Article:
Three cheers for California’s governor, state superintendent, and state board chair, for applying for a waiver from the Elementary and Secondary Education Act (aka No Child Left Behind) that doesn’t kowtow to Washington.

Finally, a state willing to call out the Administration on the illegality of its waiver policy.

While Jerry Brown, Tom Torlakson, and Mike Kirst deserve plenty of criticism for their indifference to education reform—kicking charter supporters off the state board, cozying up to the teacher unions—on this one they deserve nothing but kudos.

In a nine-page request (still in draft form for another month), they ask Arne Duncan to allow California to use its own accountability system, the Academic Performance Index (API), and to scrap AYP. Mimicking language Duncan himself has used, they write:

Unrealistic and ever-increasing performance targets have forced us to label 63 percent of Title I schools and 47 percent of districts receiving Title I funds as needing improvement, and to apply sanctions that do not necessarily lead to improved learning for the students in those schools. This practice has confused the public, demoralized teachers, and tied up funds that could have been more precisely targeted on the schools and districts that...

The Gadfly’s spring line is out!

Janie and Daniela debate designer Kenneth Cole’s foray into education reform and the Department of Education’s CTE overhaul, while Amber examines turnover among charter school principals.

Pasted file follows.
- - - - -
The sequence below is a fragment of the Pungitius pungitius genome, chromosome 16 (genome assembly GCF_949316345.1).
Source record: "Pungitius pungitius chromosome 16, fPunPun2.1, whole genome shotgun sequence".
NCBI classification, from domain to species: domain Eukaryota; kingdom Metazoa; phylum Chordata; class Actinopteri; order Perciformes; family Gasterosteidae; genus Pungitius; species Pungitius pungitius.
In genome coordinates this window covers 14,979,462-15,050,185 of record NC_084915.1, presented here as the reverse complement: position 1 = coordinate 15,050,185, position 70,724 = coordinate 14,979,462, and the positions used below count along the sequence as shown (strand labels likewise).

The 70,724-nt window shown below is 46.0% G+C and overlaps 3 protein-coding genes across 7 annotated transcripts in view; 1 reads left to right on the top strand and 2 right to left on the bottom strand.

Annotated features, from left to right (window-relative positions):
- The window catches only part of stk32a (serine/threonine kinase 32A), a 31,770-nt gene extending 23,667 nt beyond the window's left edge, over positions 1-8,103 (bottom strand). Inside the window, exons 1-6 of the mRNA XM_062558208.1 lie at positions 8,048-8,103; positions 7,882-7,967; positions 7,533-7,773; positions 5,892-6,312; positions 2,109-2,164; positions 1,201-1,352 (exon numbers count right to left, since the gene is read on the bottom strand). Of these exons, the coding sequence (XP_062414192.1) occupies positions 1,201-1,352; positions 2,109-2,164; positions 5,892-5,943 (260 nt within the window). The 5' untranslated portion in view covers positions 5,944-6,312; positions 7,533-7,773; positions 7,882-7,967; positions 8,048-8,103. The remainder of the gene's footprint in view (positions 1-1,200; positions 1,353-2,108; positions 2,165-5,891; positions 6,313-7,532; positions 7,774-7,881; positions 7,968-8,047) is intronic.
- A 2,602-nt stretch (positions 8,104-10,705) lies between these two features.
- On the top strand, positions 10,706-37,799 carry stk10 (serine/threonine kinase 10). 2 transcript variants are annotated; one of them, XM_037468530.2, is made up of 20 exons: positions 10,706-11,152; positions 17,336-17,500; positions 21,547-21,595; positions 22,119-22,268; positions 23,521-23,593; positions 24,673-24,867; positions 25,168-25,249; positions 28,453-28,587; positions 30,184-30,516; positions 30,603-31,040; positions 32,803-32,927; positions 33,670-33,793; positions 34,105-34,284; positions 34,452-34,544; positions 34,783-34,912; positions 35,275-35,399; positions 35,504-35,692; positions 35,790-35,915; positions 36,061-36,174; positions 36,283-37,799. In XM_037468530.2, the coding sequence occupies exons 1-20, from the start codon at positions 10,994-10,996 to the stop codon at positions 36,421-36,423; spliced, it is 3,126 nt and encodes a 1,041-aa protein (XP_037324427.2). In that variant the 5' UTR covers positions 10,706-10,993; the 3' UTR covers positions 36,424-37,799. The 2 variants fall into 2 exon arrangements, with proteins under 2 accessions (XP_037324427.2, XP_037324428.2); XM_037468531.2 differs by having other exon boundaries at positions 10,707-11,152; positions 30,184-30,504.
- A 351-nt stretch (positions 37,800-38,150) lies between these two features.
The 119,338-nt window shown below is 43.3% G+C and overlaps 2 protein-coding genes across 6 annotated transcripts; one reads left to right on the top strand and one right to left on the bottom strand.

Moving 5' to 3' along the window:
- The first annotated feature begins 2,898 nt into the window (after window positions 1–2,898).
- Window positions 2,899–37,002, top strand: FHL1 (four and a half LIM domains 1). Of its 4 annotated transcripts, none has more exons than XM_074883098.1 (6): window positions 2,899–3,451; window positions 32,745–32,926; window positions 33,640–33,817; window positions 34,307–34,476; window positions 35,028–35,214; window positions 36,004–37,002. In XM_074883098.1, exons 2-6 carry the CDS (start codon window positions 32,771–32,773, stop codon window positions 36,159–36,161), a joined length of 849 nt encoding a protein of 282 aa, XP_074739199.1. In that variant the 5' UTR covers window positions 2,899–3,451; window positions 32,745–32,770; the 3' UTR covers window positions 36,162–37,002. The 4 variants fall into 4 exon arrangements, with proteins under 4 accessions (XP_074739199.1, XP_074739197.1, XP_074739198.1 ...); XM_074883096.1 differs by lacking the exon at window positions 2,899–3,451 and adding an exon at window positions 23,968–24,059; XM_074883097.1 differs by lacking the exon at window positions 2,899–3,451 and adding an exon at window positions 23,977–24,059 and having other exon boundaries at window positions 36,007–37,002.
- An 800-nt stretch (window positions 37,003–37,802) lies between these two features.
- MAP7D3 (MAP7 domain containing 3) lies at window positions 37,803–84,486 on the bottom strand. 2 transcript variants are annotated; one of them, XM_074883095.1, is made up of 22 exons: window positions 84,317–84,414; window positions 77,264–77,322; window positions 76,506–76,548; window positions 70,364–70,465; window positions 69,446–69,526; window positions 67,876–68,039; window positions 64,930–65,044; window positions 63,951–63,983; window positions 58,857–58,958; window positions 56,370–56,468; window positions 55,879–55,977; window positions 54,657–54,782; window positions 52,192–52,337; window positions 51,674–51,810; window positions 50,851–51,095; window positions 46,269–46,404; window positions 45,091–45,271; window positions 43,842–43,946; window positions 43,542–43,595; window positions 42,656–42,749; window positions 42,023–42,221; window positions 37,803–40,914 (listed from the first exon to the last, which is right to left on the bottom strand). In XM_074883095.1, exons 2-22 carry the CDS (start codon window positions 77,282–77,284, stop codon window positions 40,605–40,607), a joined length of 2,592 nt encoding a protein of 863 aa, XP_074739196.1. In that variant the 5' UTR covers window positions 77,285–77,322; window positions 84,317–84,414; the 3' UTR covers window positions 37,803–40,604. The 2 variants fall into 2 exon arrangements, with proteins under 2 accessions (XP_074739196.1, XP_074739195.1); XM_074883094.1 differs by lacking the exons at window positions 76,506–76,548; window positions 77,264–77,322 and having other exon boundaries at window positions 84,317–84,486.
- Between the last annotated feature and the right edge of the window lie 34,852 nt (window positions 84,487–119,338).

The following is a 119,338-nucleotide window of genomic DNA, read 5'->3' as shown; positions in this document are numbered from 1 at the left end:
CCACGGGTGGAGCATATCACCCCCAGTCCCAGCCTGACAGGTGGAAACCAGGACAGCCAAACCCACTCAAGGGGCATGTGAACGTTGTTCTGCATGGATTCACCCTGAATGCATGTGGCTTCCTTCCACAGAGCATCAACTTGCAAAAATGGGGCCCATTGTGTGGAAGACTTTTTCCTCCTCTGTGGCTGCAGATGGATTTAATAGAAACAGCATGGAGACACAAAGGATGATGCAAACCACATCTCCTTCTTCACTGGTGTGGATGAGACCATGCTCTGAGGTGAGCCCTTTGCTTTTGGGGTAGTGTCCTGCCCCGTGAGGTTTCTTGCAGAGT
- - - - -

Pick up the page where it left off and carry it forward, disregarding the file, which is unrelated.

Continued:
Amber's Research Minute

The State of the NYC Charter School Sector by New York City Charter School Center

The pineapple and the gadfly

Standardized testing, school closures, and a pineapple: Rick and Janie cover it all this week, while Amber wonders whether weighted-student funding made a difference in Hartford after all.

Amber's Research Minute

Funding a Better Education: conclusions from the first three years of student-based budgeting in hartford

Streeeeetching the school dollar

Mike and Adam talk space shuttles, vouchers, and how districts can make the most of tight budgets on this week’s podcast, while Amber explains what special ed looks like in the Bay State.

Amber's Research Minute

Review of Special Education in the Commonwealth of Massachusetts - Download the PDF

The Education Gadfly Podstagram

Will Mitt take on ed? Is Jindal gutting public schools? The podcast has answers. Plus, Janie provides the inside scoop on state accountability and Amber analyzes school shoppers in Detroit.

Amber's Research Minute

Understanding School Shoppers in Detroit

Six years and still buzzin'